From the early stages of the analog mobile generation 1G to the last implemented fourth generation 4G there has been a huge paradigm shift. The new generation does not focus on improving the voice quality but tries to give the subscribers access to global communication reality. The mission is to reach communication ubiquity and enable the users to be connected 24/7. The constant growth of mobile phone users has led to the saturation of voice-oriented services.
All 2G services were voice-centric services; the Short Message Services (SMS) brought texting into limelight as it permitted a text message of 160 characters to be viewed and sent via your handset. 2G system also supported data but with terribly slow speeds.
Then came the third generation or 3G, the sole purpose of this technology was to create a new protocol to enhance the smartphone experience. The 3G connection can be established in an automobile while travelling or even in a train. Download speeds of this technology is 144 kbps while commuting, 384 kbps while walking and 2 Mbps for stationary users. The 3G connection won’t change in the future but the existing framework will be made better. The very definition of 3G is an umbrella not a single standard.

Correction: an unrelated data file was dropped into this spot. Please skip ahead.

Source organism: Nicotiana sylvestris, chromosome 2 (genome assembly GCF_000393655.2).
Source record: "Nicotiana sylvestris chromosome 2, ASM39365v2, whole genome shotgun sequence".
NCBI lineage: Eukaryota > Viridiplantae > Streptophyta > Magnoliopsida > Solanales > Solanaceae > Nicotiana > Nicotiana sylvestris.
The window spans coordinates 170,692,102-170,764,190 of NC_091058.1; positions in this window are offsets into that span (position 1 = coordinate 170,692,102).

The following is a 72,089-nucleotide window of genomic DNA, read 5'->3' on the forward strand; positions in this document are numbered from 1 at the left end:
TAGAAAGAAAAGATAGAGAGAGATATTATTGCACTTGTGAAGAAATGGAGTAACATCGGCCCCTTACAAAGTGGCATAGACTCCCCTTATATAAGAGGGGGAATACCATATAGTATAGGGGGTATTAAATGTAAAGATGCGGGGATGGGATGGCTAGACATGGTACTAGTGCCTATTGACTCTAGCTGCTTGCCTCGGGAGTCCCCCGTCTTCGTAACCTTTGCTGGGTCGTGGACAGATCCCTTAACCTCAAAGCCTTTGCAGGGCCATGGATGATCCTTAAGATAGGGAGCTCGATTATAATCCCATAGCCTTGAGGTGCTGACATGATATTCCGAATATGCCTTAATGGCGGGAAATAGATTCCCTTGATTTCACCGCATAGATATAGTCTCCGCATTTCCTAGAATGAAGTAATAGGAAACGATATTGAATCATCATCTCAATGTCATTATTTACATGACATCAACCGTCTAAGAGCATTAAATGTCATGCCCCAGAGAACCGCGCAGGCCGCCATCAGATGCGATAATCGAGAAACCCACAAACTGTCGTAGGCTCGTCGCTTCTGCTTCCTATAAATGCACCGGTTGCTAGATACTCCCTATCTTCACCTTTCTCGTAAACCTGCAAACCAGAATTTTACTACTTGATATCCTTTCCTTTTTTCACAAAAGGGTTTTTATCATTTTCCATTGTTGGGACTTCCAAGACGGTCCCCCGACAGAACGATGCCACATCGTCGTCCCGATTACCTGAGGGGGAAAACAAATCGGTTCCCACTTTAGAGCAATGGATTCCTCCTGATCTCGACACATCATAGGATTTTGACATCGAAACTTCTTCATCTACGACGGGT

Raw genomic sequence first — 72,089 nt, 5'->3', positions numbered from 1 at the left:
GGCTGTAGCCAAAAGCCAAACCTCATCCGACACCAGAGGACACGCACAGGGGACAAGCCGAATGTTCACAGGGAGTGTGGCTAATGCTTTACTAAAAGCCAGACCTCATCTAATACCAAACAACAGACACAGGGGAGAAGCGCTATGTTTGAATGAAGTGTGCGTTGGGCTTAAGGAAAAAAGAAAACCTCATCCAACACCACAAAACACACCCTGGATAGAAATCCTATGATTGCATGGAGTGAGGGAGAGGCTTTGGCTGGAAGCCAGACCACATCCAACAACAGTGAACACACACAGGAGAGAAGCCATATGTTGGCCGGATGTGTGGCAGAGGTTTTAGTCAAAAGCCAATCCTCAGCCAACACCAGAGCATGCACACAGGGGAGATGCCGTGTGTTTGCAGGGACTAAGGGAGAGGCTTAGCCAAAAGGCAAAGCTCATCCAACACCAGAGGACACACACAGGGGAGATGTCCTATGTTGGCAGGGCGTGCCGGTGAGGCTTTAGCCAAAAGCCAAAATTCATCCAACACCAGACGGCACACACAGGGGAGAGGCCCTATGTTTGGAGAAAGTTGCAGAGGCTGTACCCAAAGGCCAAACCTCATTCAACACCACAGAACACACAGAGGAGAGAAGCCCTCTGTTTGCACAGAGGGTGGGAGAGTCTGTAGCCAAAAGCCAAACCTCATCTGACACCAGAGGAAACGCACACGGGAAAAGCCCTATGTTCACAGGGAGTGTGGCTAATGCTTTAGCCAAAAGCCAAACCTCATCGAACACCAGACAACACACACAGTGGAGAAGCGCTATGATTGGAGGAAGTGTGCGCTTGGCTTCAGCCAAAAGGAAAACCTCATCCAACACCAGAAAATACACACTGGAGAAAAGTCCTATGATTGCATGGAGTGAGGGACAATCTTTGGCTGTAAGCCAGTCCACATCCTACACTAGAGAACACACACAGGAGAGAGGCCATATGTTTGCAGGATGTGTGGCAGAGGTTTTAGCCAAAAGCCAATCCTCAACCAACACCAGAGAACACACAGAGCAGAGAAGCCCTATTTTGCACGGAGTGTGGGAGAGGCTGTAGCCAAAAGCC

The latest and the fastest is the fourth generation or 4G, which has a new framework and is trying to accomplish new levels of user experience by combining all mobile technologies that exist, General Packet Radio Service (GPRS), Global System for Mobile Communications (GSM), Wireless Fidelity (Wi-Fi) and Internet Mobile Communications (IMT-2000). The main agenda of a 4G network is to achieve a multi-service platform, low-bit cost and ubiquity.
Low-bit cost is vital, as high volumes of data will be transmitted in the given scenario over a mobile network. Video transmits high volumes of data, which is now a part of every high-end application. You can’t surge the rates of bits as it will be an expensive affair attracting minimal subscribers.
4G phones should also have a multi-service platform as it is the main reason for user transition and will telecommunication operators access to new levels of traffic.
Ubiquity means that mobile network should be omnipresent for the subscriber to utilize. This means that transmitters should not only be available on our phones, but also on the smart watches that monitor our vital signs, in cars and packages to know about its whereabouts 24/7.
In spite of all the evolving technologies the final success of new mobile generations will be dictated by the new services and contents made available to users.
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